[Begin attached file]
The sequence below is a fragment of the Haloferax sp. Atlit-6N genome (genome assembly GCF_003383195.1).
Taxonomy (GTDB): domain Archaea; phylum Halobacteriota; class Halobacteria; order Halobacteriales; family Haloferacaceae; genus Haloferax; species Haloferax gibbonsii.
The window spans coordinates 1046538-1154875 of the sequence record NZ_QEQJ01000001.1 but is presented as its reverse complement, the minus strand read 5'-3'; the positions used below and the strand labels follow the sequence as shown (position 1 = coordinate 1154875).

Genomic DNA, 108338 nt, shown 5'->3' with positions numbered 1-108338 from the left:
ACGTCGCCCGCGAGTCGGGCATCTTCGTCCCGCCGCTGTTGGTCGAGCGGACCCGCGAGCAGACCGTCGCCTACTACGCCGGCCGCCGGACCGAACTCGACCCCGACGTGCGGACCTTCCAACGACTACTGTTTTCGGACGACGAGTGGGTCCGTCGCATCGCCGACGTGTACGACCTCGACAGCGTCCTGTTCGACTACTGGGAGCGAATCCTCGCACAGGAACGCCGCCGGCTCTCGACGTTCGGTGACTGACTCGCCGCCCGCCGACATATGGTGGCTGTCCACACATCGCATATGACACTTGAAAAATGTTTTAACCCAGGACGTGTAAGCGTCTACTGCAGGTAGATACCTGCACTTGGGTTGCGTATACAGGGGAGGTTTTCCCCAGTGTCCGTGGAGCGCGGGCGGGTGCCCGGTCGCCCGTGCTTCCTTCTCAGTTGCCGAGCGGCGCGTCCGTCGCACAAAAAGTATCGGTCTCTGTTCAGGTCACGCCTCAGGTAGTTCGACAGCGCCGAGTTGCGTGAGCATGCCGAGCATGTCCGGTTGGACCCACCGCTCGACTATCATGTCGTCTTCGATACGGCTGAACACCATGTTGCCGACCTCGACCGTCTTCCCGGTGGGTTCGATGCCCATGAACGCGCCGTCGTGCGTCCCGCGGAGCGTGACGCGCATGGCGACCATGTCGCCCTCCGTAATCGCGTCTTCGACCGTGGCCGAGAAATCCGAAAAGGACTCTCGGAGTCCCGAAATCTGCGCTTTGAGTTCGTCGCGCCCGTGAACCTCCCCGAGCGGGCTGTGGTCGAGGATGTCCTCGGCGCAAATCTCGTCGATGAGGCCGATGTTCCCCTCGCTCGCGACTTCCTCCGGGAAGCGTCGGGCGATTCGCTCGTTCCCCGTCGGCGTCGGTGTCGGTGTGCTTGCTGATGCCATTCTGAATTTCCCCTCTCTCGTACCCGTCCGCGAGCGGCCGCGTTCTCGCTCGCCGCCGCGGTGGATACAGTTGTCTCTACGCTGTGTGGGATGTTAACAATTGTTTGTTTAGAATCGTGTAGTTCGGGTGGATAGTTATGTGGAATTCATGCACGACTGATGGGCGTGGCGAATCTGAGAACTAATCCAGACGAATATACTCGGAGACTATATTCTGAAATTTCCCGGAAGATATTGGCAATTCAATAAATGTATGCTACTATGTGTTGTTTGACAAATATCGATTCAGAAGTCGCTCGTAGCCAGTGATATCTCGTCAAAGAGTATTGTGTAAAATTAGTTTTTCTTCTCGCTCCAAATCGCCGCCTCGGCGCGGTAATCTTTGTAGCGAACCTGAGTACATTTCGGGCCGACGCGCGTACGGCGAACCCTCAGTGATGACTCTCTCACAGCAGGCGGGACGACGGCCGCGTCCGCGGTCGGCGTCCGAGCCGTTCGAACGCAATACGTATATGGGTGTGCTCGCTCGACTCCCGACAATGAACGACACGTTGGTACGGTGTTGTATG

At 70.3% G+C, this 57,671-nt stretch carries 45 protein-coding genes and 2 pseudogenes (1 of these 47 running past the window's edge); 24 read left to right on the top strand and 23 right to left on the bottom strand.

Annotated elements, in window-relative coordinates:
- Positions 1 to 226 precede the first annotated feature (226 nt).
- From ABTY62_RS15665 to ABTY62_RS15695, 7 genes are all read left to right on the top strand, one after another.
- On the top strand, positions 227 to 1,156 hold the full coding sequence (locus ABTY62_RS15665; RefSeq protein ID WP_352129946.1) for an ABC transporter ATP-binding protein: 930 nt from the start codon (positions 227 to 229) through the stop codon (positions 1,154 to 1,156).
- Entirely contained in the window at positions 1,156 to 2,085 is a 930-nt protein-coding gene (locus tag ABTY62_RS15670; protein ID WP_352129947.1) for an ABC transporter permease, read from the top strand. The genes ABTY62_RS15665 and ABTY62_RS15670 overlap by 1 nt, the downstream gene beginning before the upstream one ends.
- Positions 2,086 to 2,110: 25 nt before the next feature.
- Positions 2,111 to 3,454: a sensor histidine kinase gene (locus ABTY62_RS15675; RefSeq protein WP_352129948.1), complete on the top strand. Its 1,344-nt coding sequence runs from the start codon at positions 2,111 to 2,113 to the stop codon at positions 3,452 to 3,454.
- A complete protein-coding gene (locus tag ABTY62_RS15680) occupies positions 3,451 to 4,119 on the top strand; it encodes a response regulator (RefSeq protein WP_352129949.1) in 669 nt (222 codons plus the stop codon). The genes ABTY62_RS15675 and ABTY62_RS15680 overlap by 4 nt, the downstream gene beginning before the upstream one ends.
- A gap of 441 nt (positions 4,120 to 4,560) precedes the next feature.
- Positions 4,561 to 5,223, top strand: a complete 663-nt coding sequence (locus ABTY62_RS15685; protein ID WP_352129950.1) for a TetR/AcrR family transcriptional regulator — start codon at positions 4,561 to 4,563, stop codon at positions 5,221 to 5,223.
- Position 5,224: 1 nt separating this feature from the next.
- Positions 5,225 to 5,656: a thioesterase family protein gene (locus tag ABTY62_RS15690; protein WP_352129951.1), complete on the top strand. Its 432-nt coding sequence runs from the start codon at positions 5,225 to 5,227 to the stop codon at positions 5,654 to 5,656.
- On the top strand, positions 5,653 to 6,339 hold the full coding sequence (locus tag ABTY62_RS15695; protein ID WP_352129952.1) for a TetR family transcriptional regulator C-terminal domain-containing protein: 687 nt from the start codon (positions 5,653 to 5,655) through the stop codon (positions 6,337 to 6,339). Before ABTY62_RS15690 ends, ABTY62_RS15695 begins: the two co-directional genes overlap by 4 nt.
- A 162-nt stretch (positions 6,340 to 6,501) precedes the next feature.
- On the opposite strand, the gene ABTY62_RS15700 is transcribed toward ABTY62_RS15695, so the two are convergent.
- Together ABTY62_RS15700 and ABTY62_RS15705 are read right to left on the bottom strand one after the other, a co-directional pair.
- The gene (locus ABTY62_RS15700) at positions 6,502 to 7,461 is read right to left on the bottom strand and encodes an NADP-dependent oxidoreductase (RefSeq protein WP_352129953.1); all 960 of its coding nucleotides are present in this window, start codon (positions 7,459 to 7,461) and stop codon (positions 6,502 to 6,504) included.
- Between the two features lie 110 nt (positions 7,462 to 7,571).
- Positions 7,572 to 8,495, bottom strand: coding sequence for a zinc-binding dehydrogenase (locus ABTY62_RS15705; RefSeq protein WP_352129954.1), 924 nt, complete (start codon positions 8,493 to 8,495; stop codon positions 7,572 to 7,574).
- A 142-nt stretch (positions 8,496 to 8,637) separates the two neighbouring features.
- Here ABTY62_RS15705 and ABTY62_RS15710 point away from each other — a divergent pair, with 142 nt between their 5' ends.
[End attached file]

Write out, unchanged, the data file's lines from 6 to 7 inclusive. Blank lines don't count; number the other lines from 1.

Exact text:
At 70.3% G+C, this 57,671-nt stretch carries 45 protein-coding genes and 2 pseudogenes (1 of these 47 running past the window's edge); 24 read left to right on the top strand and 23 right to left on the bottom strand.

Annotated elements, in window-relative coordinates: